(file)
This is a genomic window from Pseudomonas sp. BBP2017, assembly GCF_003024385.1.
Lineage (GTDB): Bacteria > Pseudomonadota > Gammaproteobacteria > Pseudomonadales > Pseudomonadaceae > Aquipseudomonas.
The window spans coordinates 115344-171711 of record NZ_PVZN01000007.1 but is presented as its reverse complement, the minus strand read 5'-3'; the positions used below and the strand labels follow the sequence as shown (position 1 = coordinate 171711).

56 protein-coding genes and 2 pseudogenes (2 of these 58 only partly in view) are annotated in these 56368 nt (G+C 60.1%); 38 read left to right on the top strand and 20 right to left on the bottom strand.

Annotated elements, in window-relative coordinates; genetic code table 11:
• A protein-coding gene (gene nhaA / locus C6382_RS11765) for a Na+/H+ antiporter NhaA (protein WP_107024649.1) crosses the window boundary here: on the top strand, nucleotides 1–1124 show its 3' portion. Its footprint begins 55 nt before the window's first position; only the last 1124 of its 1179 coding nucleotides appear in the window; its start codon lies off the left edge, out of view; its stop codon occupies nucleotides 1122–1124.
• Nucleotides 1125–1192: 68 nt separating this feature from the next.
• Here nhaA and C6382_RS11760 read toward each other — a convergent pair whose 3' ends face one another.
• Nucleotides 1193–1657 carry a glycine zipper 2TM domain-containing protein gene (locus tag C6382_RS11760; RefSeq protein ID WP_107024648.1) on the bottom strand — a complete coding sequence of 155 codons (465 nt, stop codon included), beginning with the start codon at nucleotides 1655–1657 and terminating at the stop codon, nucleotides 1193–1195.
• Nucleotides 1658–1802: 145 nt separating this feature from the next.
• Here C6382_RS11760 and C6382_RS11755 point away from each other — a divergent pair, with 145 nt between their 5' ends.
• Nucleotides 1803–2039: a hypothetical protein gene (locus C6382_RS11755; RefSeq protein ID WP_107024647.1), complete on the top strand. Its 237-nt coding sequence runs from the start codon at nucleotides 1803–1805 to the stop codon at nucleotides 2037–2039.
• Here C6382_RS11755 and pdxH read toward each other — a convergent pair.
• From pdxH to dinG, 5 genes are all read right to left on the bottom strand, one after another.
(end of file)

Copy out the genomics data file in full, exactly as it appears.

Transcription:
This is a genomic window from Pseudomonas sp. BBP2017, assembly GCF_003024385.1.
Lineage (GTDB): Bacteria > Pseudomonadota > Gammaproteobacteria > Pseudomonadales > Pseudomonadaceae > Aquipseudomonas.
The window spans coordinates 115344-171711 of record NZ_PVZN01000007.1 but is presented as its reverse complement, the minus strand read 5'-3'; the positions used below and the strand labels follow the sequence as shown (position 1 = coordinate 171711).

56 protein-coding genes and 2 pseudogenes (2 of these 58 only partly in view) are annotated in these 56368 nt (G+C 60.1%); 38 read left to right on the top strand and 20 right to left on the bottom strand.

Annotated elements, in window-relative coordinates; genetic code table 11:
• A protein-coding gene (gene nhaA / locus C6382_RS11765) for a Na+/H+ antiporter NhaA (protein WP_107024649.1) crosses the window boundary here: on the top strand, nucleotides 1–1124 show its 3' portion. Its footprint begins 55 nt before the window's first position; only the last 1124 of its 1179 coding nucleotides appear in the window; its start codon lies off the left edge, out of view; its stop codon occupies nucleotides 1122–1124.
• Nucleotides 1125–1192: 68 nt separating this feature from the next.
• Here nhaA and C6382_RS11760 read toward each other — a convergent pair whose 3' ends face one another.
• Nucleotides 1193–1657 carry a glycine zipper 2TM domain-containing protein gene (locus tag C6382_RS11760; RefSeq protein ID WP_107024648.1) on the bottom strand — a complete coding sequence of 155 codons (465 nt, stop codon included), beginning with the start codon at nucleotides 1655–1657 and terminating at the stop codon, nucleotides 1193–1195.
• Nucleotides 1658–1802: 145 nt separating this feature from the next.
• Here C6382_RS11760 and C6382_RS11755 point away from each other — a divergent pair, with 145 nt between their 5' ends.
• Nucleotides 1803–2039: a hypothetical protein gene (locus C6382_RS11755; RefSeq protein ID WP_107024647.1), complete on the top strand. Its 237-nt coding sequence runs from the start codon at nucleotides 1803–1805 to the stop codon at nucleotides 2037–2039.
• Here C6382_RS11755 and pdxH read toward each other — a convergent pair.
• From pdxH to dinG, 5 genes are all read right to left on the bottom strand, one after another.